The federal student loans pause has been extended until August 31, 2022. Here’s what that means for borrowers and employers.
Good news for companies and borrowers alike! In early April, the Biden Administration extended the pause on federal student loan payments, effectively giving borrowers time to prepare and companies time to adopt employer student loan contributions as a benefit and make a significant impact on their employees’ student debt before payments resume in the fall.
Curious what this extended pause means for you? Read on!
On March 13, 2020, the US Government began pausing student loan payments and reduced the interest rate to 0% of eligible federal loans. That pause was extended on December 22, 2021 with payments expected to resume on May 1, 2022. This meant that for the past 2 years, Americans with federal student loans have not been required to make minimum payments and their loan principals have not accrued any interest. Any payments made on federal loans during this time were applied directly towards the loan principal balance.
The original Federal student loan payment pause was extended on December 22, 2021 with payments expected to resume on May 1, 2022. However, on April 6th, the Biden Administration announced they would extend the pause until August 31, 2022. While it’s too early to tell if Biden will extend the pause again, it’s worth noting that this is the fifth extension since the pause started in March 2020. As the nation continues to recover from the pandemic, there’s a good chance student loan repayments could resume by the end of the year.
With the extended pause on payments, Americans with federal student loans will continue to get a reprieve from their monthly student loan burden and can spend the money that they would have used on their minimum payments, however they see fit. For some, this might mean paying off private student loans (which are not paused) or other forms of debt (e.g. credit cards, mortgages, car loans, etc) faster; For others, this grace period has been a time to build wealth and work towards other financial goals like saving for a down payment or retirement.
One thing borrowers should be wary of though is that forbearance is not the same thing as forgiveness. Once federal student loan payments resume, nearly 41M Americans will be back on the hook for their minimum monthly payments.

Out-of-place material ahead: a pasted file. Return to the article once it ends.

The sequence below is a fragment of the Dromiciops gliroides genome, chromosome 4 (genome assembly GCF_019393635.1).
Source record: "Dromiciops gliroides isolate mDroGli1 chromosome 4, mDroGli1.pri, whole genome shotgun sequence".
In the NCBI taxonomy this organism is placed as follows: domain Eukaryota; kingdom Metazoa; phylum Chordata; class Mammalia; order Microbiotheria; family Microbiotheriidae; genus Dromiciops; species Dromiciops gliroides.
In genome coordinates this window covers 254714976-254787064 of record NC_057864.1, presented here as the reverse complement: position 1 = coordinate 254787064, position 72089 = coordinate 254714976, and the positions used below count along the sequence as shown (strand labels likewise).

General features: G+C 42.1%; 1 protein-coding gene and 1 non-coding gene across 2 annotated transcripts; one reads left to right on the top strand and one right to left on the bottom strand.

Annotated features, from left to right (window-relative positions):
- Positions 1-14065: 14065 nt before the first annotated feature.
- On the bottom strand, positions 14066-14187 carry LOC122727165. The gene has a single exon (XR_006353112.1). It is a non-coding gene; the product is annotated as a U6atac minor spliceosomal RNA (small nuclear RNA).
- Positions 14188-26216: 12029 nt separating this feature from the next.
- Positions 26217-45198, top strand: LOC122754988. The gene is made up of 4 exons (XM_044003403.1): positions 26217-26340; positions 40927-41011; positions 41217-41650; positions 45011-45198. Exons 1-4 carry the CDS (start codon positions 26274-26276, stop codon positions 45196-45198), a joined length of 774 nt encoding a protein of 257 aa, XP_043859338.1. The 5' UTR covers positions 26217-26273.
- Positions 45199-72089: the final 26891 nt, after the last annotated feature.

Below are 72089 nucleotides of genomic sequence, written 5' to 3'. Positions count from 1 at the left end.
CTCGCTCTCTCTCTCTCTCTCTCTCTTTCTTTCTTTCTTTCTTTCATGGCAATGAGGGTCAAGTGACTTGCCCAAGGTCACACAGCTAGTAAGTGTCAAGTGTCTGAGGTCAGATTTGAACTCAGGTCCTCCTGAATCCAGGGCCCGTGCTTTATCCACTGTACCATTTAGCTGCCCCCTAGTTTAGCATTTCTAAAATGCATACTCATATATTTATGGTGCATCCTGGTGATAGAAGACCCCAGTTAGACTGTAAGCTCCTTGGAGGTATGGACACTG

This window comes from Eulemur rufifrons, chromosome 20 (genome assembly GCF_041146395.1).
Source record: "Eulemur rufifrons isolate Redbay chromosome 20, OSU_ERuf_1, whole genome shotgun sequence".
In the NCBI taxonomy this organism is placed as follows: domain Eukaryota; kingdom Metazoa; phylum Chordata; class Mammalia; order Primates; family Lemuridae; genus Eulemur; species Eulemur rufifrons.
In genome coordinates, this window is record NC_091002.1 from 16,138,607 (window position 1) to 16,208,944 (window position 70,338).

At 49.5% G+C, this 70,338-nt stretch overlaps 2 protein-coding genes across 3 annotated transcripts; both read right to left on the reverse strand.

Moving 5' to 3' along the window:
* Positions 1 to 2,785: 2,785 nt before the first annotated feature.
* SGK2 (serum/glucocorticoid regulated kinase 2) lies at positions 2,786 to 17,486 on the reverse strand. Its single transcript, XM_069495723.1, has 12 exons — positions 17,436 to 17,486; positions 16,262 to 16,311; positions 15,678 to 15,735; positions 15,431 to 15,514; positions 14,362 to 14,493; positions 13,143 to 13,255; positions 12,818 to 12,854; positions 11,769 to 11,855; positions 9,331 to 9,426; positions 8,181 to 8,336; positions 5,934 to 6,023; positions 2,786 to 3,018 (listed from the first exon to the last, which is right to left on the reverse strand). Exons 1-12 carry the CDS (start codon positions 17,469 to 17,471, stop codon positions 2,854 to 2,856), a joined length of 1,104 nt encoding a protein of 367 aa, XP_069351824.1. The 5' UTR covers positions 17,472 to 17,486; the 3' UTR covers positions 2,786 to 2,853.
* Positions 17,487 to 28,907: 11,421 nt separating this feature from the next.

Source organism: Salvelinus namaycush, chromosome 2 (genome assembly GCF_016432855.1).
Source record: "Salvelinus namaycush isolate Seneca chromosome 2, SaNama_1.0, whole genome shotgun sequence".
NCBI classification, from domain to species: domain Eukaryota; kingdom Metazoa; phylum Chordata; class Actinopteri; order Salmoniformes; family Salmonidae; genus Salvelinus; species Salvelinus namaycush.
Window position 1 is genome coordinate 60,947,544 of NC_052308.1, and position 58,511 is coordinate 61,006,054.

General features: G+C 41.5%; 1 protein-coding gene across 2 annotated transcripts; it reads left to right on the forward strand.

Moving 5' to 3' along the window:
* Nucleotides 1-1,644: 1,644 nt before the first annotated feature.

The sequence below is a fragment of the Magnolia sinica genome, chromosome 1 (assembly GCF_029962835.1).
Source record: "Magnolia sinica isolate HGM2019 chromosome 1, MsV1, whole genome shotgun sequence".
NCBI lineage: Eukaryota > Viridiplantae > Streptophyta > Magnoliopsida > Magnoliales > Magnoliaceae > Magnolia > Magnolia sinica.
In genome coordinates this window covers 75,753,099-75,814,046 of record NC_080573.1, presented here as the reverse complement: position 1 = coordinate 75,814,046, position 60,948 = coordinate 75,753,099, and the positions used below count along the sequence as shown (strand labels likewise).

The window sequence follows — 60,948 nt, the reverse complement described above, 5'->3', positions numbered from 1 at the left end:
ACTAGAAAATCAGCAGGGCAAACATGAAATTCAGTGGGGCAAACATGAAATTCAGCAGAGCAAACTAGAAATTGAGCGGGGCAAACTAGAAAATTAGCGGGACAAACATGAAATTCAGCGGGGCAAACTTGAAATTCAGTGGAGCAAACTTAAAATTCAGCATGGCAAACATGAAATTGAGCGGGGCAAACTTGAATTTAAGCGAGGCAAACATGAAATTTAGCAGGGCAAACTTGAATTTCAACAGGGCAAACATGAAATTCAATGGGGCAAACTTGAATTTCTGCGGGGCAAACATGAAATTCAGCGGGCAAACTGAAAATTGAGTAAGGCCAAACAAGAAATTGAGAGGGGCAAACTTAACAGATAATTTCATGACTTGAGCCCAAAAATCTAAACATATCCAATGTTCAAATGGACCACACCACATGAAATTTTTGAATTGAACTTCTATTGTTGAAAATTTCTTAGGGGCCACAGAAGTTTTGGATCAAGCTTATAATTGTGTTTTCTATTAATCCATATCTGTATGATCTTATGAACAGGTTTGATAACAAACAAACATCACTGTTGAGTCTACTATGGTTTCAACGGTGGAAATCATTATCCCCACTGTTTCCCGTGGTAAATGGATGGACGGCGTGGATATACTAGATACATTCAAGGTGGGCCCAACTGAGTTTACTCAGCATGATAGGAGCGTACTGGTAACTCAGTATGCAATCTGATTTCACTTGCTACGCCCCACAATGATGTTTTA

Once federal student loan payments resume, the financial stress associated with them is likely to return in full force
Once federal student loan payments resume, the financial stress associated with them is likely to return in full force–the student debt crisis has only grown during the pandemic and a majority of borrowers have not paid down their federal student loans during the payment pause. In fact, in a 2021 Survey, 89% of fully-employed workers with student debt reported that they weren’t prepared for student loan payments to resume. What’s more, according to a recent report by the New York Fed, 83% of borrowers with increasing loan balances did not make progress on paying down their loans during the payment pause and when payments are required again, 1 in 3 borrowers are at high risk of missing at least one payment according to a study by the California Policy Lab and Student Loan Law Initiative. That data is pretty clear: even with this brief respite in payments, for many working Americans, student loans are a financial stress that hasn’t gone away.
With payments paused until the early fall (maybe even through the end of the year), now is the perfect time for companies to consider adopting tax-free employer student loan contributions as a benefit.
By adopting this benefit this year, companies can help their employees pay down their outstanding federal loan balances faster, saving them thousands of dollars in accrued interest and untold amounts of financial stress once the federal moratorium ends.
Disclaimer: This article is purely information and is not intended as financial advice. If you have federal student loans and want to know how this will affect your particular situation, visit StudentAid.gov
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